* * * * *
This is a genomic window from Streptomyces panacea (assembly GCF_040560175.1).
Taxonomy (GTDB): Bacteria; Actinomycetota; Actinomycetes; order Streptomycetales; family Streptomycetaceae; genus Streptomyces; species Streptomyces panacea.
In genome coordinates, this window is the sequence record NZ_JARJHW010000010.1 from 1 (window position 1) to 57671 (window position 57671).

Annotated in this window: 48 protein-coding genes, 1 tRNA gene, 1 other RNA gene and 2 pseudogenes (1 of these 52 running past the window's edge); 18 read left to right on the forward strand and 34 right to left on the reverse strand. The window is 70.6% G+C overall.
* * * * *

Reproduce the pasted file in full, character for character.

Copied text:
This is a genomic window from Streptomyces panacea (assembly GCF_040560175.1).
Taxonomy (GTDB): Bacteria; Actinomycetota; Actinomycetes; order Streptomycetales; family Streptomycetaceae; genus Streptomyces; species Streptomyces panacea.
In genome coordinates, this window is the sequence record NZ_JARJHW010000010.1 from 1 (window position 1) to 57671 (window position 57671).

Annotated in this window: 48 protein-coding genes, 1 tRNA gene, 1 other RNA gene and 2 pseudogenes (1 of these 52 running past the window's edge); 18 read left to right on the forward strand and 34 right to left on the reverse strand. The window is 70.6% G+C overall.